The accident is not my fault, but I can be responsible for my own happiness.

My happiness begins in thanking my Mom, and my children, my husband, and... and I am going to feel terrible if I leave anyone out, but so many of you helped me, us. Each of you is appreciated, truly. I remember soups, and cookies, and cards, and texts, and advice, supportive hands, wise words. And caring. So much concern and kindness. Thank you. Our holidays were lovely, and I hope to post some more of that, to let our lives and choices be the focus of my thoughts and reflections.

(Oh, for crying out-loud. I keep postponing things for "until I am better," because I make a lot of loopy mistakes. Just for the record... I keep finding goofy typos in this post. Not that my writing has ever been error-free, but these are some doozies! The path to healing is circuitous and roller-coaster like, and I am hanging on for dear life!)

4 comments:

  1. Woah - that's a big deal, Natalie. Be very kind to yourself and take time to recover. Emotional shock damage as well as physical injuries take time to heal. I'm so pleased to hear you're 'OK' and I can only be amazed by the total stupidity of others where drink and/or drugs are involved - it's senseless. Take care of yourself. Ax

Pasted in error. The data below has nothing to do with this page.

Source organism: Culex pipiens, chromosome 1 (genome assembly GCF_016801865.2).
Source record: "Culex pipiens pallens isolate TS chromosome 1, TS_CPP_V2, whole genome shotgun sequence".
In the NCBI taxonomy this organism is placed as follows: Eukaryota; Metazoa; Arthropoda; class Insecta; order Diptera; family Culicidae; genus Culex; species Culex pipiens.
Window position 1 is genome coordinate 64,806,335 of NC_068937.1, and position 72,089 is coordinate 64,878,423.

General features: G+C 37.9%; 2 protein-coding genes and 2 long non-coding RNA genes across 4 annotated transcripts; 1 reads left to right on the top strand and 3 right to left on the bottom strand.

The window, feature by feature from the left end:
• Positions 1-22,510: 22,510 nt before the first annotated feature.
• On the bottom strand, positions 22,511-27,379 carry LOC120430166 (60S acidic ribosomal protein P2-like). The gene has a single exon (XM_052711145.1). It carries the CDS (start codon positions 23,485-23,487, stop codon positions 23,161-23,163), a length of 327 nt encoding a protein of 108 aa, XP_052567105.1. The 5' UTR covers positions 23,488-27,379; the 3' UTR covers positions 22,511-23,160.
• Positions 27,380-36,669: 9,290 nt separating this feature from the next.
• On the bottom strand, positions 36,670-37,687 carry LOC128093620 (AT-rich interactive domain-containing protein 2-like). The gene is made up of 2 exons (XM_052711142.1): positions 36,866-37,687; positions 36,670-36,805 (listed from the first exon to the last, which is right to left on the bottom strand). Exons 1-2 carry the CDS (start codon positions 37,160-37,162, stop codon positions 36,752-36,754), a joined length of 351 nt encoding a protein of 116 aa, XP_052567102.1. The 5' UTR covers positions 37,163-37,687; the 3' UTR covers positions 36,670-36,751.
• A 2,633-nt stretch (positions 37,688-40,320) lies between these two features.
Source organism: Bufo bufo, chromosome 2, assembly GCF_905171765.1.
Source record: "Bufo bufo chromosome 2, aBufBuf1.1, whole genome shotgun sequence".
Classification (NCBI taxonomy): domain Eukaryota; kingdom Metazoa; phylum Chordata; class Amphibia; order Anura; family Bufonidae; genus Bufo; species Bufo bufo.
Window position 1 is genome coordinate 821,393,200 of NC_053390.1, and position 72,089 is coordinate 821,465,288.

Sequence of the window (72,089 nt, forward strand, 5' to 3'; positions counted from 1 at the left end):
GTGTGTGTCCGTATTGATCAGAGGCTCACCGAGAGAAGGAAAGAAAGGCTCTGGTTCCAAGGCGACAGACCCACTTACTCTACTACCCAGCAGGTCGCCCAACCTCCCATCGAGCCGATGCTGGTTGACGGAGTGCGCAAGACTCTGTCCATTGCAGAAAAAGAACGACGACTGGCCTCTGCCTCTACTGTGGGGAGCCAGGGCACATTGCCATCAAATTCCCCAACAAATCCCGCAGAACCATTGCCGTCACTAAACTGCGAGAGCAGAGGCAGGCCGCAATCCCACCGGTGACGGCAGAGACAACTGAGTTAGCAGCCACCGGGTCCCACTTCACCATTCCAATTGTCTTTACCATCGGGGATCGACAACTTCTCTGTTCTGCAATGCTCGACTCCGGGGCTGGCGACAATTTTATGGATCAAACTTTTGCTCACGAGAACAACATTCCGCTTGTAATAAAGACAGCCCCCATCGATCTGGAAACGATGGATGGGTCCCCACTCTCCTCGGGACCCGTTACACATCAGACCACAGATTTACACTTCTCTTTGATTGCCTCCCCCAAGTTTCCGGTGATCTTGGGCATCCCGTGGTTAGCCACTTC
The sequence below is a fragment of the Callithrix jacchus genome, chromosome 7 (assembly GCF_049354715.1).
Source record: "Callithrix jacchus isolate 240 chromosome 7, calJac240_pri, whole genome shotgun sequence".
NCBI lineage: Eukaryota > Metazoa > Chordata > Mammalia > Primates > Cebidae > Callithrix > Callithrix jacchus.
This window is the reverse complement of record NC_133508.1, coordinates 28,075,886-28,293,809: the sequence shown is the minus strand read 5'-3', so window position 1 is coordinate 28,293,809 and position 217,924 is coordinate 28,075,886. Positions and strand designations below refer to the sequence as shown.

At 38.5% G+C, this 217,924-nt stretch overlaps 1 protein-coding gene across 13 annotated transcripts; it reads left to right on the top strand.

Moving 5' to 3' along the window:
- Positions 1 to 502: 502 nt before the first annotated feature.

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    1. Thank you. I am hoping that by being open and forthright about all of it (not suppressing, or trying to downplay how I really feel,) I can heal, in all ways, more completely. It really helps when I share any of it and find I am supported and understood.

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  2. I've been praying for you. I have no idea if prayer does anything at all, but I've been asking Something Bigger than all of us for you to heal, for peace in your heart and mind, for your family to know how to help you. Your blog is special, and I'm glad you're still blogging. I've never commented before, but I've been reading for a long time. ~ Katrina (blisskat@myself.com)

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  3. I’m so sorry to hear this news Natalie. Sending healing prayers your way. ♥️